بدهی های عمومی در یک مدل رشد درونزای اساسی
|کد مقاله||سال انتشار||مقاله انگلیسی||ترجمه فارسی||تعداد کلمات|
|23546||2012||5 صفحه PDF||سفارش دهید||محاسبه نشده|
Publisher : Elsevier - Science Direct (الزویر - ساینس دایرکت)
Journal : Economic Modelling, Volume 29, Issue 4, July 2012, Pages 1344–1348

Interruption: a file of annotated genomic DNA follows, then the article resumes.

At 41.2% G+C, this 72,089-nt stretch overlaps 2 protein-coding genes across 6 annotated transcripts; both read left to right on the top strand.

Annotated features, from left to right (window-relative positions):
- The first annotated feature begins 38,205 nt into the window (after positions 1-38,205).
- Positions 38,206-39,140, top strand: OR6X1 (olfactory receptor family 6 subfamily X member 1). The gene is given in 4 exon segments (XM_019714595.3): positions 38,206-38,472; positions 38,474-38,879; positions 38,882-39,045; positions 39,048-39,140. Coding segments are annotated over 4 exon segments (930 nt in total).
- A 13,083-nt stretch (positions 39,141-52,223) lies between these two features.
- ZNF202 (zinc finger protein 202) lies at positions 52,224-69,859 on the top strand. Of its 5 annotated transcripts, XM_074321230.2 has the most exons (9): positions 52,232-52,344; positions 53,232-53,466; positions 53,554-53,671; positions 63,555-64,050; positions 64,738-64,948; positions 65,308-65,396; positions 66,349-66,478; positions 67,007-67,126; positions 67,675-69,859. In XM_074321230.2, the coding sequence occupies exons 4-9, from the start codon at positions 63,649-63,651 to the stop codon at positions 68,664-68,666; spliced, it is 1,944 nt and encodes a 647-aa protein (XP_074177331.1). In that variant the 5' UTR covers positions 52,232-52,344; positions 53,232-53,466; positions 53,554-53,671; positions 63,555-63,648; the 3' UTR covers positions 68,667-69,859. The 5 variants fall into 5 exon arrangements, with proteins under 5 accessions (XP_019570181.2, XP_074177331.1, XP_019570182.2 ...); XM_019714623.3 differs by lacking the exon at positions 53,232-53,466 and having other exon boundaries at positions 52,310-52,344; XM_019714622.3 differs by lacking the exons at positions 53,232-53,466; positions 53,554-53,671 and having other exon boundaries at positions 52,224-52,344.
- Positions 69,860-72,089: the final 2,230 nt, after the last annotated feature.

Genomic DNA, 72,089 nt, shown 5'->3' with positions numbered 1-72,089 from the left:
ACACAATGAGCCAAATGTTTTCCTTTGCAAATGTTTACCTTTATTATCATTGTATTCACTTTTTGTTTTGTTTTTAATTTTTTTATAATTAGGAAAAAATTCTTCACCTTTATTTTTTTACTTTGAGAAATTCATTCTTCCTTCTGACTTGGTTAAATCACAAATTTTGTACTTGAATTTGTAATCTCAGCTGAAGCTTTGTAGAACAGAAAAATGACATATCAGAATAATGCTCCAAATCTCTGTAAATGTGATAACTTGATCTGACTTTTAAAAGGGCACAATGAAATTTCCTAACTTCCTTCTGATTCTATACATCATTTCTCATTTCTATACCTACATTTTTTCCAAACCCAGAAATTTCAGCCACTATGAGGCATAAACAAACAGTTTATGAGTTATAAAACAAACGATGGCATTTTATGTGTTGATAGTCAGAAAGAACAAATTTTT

We work out the mechanism that makes public debt affect the allocation of resources in the long-run. To do so we analyze an AK growth model with elastic labor supply and a government sector. The government levies a distortionary income tax and issues bonds to finance lump-sum transfers and non-distortionary public spending. We show that the long-run growth rate is the smaller the higher the debt ratio if the government adjusts public spending to fulfill its inter-temporal budget constraint. If the government adjusts lump-sum transfers the public debt ratio does not affect the balanced growth rate.